Archive for the ‘127 Hours’ Category

127 Hours – review

127 Hours – viewed 12/24/10

127 Hours is the true life story of canyoner and mountain climber Aron Rolston, who was trapped in a Utah canyon with his arm wedged between a boulder and a canyon wall.  It is also the newest film from Director Danny Boyle who’s last film, Slumdog Millionaire, won him a best director and picture Oscar.

James Franco plays Rolston, (he deserves to be nominated for a best actor Oscar) and from the beginning of the film we just fall in love with his character.  He is an easy going, free-wheeling, full of life guy who enjoys mountain climbing and the outdoors when he’s able to get away on the weekend from his job.  He’s the guy everyone loves. Armed with his video camera, which plays a pivotal role in the film, he heads on to Robbers Roost soon running in to two female mountain climbers that are lost.  He becomes their unofficial tour guide and shows them the in’s and out’s of the canyon, teaching them a few places that aren’t on the tour guide along the way.  After he soon parts company with them, he becomes wedged between a rock and a hard place, and this is when the film really starts.

You would think that there isn’t much source material to fill an entire film with, but you would be entirely wrong in that assumption…believe me, even I was skeptical.  Danny Boyle for me, is the only director that could have made this film.  His style of filmmaking made this film so intense, entertaining, suspensful, light-hearted, and moving all at the same time.  I’ve been a huge fan of his since he burst on the scene with 1994’s Shallow Grave, a must see if you haven’t already.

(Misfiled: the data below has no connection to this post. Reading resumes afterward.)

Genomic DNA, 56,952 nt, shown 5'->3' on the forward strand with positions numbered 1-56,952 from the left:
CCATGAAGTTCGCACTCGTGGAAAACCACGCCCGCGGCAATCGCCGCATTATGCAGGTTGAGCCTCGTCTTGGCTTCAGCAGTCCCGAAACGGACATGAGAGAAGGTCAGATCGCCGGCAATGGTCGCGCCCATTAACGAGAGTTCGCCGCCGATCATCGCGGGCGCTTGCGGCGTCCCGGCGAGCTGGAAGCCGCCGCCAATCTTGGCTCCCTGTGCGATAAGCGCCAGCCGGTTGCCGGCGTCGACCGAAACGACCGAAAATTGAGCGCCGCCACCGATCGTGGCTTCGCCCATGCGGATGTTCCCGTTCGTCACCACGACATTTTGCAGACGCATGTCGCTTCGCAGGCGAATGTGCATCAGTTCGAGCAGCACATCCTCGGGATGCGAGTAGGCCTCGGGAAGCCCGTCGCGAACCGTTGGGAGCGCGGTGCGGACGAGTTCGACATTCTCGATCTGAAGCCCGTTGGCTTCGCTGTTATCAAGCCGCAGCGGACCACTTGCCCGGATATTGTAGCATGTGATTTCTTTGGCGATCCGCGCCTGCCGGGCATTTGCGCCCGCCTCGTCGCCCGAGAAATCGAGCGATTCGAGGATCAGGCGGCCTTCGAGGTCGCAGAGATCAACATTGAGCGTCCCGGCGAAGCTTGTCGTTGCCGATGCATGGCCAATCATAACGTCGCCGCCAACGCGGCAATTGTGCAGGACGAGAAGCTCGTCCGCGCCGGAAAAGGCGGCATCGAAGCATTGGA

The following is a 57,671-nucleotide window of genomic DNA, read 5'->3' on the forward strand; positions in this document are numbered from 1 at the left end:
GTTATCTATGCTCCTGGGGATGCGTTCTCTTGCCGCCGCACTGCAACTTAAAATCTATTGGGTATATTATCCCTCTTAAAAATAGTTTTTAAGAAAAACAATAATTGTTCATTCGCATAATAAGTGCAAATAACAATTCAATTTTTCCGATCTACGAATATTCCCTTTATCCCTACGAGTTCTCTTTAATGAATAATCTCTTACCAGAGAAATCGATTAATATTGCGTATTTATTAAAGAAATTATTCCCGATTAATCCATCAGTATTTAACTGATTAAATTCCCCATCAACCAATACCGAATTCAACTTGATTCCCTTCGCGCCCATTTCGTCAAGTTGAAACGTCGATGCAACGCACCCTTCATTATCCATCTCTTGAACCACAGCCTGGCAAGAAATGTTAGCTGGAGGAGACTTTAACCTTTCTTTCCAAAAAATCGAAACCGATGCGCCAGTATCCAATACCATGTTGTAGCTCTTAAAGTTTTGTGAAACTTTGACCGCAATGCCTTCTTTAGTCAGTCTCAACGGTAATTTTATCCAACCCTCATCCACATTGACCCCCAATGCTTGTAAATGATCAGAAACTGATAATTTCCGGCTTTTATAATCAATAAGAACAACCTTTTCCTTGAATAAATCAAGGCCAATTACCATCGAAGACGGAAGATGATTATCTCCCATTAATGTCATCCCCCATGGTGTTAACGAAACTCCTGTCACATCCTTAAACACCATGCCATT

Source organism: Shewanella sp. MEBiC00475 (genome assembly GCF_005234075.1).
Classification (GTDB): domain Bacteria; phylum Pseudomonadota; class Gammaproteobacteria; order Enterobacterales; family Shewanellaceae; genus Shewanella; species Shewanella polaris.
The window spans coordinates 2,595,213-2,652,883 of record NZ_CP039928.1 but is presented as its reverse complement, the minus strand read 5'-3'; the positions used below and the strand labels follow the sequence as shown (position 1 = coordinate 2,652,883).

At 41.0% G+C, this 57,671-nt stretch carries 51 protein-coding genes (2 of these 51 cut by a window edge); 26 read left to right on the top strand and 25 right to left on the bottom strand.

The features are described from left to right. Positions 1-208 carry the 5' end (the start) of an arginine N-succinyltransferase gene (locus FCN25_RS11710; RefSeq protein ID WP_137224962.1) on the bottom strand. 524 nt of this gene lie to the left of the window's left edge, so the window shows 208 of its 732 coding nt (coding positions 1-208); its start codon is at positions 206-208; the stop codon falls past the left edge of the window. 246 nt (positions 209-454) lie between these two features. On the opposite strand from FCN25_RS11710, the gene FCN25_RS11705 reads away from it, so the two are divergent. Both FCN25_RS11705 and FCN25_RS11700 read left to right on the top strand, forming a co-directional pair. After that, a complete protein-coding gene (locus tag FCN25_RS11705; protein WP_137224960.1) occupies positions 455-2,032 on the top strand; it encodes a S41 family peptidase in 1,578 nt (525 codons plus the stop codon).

Boyle uses lots of hand held shots, with closeups, and quick clips to keep the film moving along and fresh. Half of the time you thing you’re living with Rolston as he goes through his layers of emotions, the other half the time you think you’re in some sort of psychedelic music video.

When Rolston first becomes trapped he pulls everything out of his pack, all of his tools, instruments and rations, and systemically assesses the situation before him.  He must figure a way out of this situation.  The situation however, soon spirals out of his control as he hits road block after road block.  He soon runs low on water and begins hallucinating about his past, and begins seeing visions of a wife he may never have, and a child he will never see grow up.  He also begins hallucinating about various things, one of which being a montage of late 90’s commercials involving Gatorade, Coke and other refreshing beverages…if only he could have one.

Rolston never gives up hope, and at times turns to his video camera for entertainment and to keep his spirit alive.  The camera is his life line.  It is a recording to those he’s met, and becomes his document for the future, and we get sucked into the film as we are fighting alongside him.

Boyle has created one of the most riveting films about the spirit of the human condition ever.  I found myself intrigued at the beginning of the film, and by the end downright moved to tears.  He knows how to build suspense as a director, and knows how to bring you in to his world as a viewer.  This is one of his finest films, and one of the best films of the year.

Grade: A+